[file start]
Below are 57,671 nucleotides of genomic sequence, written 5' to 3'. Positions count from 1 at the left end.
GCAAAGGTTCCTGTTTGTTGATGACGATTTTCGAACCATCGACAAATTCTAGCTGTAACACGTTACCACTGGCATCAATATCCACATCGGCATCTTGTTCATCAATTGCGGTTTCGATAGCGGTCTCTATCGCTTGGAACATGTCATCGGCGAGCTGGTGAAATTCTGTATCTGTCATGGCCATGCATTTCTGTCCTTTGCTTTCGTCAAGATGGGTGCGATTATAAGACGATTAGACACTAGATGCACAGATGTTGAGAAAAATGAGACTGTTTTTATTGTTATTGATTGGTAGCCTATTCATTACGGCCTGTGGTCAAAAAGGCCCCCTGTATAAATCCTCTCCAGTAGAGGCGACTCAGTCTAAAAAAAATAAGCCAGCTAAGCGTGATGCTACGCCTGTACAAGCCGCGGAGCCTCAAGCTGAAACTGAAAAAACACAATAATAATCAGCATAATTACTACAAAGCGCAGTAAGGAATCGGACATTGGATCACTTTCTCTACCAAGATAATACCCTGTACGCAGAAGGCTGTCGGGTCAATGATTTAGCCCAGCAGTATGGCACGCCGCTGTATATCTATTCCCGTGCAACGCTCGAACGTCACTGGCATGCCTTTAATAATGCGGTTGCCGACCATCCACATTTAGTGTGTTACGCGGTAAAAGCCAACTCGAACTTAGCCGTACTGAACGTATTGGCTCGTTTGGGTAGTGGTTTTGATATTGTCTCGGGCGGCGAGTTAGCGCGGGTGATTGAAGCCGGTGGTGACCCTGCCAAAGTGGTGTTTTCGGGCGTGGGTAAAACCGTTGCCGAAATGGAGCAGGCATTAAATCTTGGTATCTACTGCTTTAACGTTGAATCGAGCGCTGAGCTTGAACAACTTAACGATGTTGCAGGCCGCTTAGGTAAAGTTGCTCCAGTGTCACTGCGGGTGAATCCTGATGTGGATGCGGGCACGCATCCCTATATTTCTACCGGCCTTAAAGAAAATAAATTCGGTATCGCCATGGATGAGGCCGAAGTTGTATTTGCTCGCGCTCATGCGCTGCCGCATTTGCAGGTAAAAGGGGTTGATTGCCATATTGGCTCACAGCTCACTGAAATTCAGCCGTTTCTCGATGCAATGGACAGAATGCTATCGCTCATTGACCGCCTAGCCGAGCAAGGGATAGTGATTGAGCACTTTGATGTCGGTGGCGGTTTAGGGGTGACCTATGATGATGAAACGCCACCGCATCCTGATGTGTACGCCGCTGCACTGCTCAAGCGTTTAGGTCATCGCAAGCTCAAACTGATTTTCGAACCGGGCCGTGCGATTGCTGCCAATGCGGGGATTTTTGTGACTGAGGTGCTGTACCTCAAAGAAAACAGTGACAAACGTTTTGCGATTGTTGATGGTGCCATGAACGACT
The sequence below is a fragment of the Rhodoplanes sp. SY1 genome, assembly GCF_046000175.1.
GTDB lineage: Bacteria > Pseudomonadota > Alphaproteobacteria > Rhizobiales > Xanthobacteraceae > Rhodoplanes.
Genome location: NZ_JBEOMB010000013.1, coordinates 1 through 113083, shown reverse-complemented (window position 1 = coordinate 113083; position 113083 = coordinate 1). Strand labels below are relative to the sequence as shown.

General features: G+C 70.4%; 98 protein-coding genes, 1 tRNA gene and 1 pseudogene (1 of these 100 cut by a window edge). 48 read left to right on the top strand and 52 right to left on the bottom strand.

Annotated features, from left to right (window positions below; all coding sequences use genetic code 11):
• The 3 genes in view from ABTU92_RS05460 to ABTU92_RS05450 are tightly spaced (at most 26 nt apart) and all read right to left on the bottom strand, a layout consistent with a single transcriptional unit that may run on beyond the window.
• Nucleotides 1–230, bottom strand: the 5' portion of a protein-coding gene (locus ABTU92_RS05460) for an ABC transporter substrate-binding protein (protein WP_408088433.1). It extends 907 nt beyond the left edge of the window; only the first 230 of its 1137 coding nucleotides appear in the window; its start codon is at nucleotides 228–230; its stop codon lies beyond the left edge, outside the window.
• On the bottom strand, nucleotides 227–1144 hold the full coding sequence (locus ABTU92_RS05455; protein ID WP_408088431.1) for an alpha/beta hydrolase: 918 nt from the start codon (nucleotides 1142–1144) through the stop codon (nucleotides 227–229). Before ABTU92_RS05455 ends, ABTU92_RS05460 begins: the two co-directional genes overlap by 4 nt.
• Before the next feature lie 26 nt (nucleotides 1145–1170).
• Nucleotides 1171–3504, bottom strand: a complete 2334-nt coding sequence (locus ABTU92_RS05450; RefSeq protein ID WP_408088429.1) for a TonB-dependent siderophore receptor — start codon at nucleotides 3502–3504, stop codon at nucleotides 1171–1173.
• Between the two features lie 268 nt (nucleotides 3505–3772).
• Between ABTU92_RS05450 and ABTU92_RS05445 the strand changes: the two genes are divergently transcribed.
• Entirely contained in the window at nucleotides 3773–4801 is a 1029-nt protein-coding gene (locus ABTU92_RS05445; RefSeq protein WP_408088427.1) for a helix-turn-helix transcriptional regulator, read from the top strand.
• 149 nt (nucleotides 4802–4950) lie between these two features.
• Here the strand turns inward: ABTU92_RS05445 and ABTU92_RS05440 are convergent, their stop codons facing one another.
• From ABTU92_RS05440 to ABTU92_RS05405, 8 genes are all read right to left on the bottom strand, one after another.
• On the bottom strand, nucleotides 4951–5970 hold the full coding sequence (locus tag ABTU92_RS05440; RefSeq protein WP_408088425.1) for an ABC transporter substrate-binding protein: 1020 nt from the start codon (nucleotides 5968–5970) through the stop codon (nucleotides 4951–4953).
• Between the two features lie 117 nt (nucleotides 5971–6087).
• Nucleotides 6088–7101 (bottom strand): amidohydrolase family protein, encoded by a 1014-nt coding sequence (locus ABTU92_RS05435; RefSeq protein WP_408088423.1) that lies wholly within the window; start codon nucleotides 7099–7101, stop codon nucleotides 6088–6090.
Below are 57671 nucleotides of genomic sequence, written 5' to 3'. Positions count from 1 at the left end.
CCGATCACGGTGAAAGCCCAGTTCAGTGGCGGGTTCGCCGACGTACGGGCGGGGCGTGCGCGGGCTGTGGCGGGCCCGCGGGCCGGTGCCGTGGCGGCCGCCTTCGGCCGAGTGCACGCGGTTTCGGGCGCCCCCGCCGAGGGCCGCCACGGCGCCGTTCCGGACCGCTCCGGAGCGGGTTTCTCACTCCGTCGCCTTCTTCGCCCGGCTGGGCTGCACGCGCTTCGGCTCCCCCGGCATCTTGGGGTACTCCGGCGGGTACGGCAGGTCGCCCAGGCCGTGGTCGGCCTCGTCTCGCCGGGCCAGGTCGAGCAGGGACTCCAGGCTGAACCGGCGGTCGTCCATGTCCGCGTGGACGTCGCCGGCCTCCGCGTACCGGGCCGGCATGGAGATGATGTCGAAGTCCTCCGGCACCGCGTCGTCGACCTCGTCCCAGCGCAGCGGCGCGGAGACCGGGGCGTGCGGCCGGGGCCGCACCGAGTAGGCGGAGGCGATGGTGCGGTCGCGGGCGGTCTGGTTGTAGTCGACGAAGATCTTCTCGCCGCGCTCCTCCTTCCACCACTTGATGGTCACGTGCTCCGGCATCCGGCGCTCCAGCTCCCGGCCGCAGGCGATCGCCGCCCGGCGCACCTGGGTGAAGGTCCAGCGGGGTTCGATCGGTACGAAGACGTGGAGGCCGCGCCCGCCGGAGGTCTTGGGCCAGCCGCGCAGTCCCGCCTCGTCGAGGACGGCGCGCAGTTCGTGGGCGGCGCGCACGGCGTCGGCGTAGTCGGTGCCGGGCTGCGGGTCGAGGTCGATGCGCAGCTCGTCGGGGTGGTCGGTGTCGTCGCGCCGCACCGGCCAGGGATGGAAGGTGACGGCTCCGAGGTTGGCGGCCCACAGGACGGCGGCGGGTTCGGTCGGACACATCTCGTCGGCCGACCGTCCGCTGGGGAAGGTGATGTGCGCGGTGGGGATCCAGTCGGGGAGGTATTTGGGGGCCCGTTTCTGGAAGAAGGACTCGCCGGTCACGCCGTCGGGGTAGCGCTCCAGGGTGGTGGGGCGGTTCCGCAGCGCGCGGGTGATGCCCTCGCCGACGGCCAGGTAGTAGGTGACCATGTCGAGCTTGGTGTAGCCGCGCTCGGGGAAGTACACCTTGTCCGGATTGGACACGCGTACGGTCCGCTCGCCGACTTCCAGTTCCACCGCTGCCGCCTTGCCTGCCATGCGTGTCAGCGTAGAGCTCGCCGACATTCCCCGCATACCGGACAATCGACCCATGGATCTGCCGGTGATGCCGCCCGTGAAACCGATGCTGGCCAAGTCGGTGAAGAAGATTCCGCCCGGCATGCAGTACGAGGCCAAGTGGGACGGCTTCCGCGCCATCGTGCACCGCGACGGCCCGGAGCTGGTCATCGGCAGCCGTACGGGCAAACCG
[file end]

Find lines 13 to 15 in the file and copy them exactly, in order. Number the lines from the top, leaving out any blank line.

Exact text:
• Between the two features lie 268 nt (nucleotides 3505–3772).
• Between ABTU92_RS05450 and ABTU92_RS05445 the strand changes: the two genes are divergently transcribed.
• Entirely contained in the window at nucleotides 3773–4801 is a 1029-nt protein-coding gene (locus ABTU92_RS05445; RefSeq protein WP_408088427.1) for a helix-turn-helix transcriptional regulator, read from the top strand.